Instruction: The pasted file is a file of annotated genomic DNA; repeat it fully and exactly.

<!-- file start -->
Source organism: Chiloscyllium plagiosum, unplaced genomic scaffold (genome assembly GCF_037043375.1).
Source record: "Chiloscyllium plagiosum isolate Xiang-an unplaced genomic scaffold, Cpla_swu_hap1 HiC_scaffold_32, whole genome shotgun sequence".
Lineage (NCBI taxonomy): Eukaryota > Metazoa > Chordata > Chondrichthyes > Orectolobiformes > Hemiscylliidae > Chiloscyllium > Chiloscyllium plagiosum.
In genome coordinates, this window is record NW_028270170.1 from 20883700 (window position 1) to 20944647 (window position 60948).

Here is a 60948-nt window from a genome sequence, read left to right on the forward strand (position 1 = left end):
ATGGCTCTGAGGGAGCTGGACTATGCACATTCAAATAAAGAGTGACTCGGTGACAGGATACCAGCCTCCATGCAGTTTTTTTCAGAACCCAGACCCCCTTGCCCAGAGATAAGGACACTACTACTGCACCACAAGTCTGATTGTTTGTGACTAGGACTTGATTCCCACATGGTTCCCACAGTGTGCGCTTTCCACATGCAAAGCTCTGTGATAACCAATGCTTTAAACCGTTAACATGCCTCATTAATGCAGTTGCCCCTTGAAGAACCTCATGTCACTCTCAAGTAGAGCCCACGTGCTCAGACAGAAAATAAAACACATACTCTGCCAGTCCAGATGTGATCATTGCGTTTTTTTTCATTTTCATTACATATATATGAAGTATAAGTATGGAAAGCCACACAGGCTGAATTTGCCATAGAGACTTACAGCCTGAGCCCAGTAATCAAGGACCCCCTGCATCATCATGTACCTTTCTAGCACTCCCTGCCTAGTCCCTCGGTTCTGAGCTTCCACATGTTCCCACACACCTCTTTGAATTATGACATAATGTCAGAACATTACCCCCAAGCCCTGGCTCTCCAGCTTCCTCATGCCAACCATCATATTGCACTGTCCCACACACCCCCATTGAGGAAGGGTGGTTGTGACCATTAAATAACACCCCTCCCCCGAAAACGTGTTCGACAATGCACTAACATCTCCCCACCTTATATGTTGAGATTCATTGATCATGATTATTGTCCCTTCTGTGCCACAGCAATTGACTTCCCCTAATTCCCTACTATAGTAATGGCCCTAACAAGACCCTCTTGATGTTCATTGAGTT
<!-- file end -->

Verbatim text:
Source organism: Chiloscyllium plagiosum, unplaced genomic scaffold (genome assembly GCF_037043375.1).
Source record: "Chiloscyllium plagiosum isolate Xiang-an unplaced genomic scaffold, Cpla_swu_hap1 HiC_scaffold_32, whole genome shotgun sequence".
Lineage (NCBI taxonomy): Eukaryota > Metazoa > Chordata > Chondrichthyes > Orectolobiformes > Hemiscylliidae > Chiloscyllium > Chiloscyllium plagiosum.
In genome coordinates, this window is record NW_028270170.1 from 20883700 (window position 1) to 20944647 (window position 60948).

Here is a 60948-nt window from a genome sequence, read left to right on the forward strand (position 1 = left end):
ATGGCTCTGAGGGAGCTGGACTATGCACATTCAAATAAAGAGTGACTCGGTGACAGGATACCAGCCTCCATGCAGTTTTTTTCAGAACCCAGACCCCCTTGCCCAGAGATAAGGACACTACTACTGCACCACAAGTCTGATTGTTTGTGACTAGGACTTGATTCCCACATGGTTCCCACAGTGTGCGCTTTCCACATGCAAAGCTCTGTGATAACCAATGCTTTAAACCGTTAACATGCCTCATTAATGCAGTTGCCCCTTGAAGAACCTCATGTCACTCTCAAGTAGAGCCCACGTGCTCAGACAGAAAATAAAACACATACTCTGCCAGTCCAGATGTGATCATTGCGTTTTTTTTCATTTTCATTACATATATATGAAGTATAAGTATGGAAAGCCACACAGGCTGAATTTGCCATAGAGACTTACAGCCTGAGCCCAGTAATCAAGGACCCCCTGCATCATCATGTACCTTTCTAGCACTCCCTGCCTAGTCCCTCGGTTCTGAGCTTCCACATGTTCCCACACACCTCTTTGAATTATGACATAATGTCAGAACATTACCCCCAAGCCCTGGCTCTCCAGCTTCCTCATGCCAACCATCATATTGCACTGTCCCACACACCCCCATTGAGGAAGGGTGGTTGTGACCATTAAATAACACCCCTCCCCCGAAAACGTGTTCGACAATGCACTAACATCTCCCCACCTTATATGTTGAGATTCATTGATCATGATTATTGTCCCTTCTGTGCCACAGCAATTGACTTCCCCTAATTCCCTACTATAGTAATGGCCCTAACAAGACCCTCTTGATGTTCATTGAGTT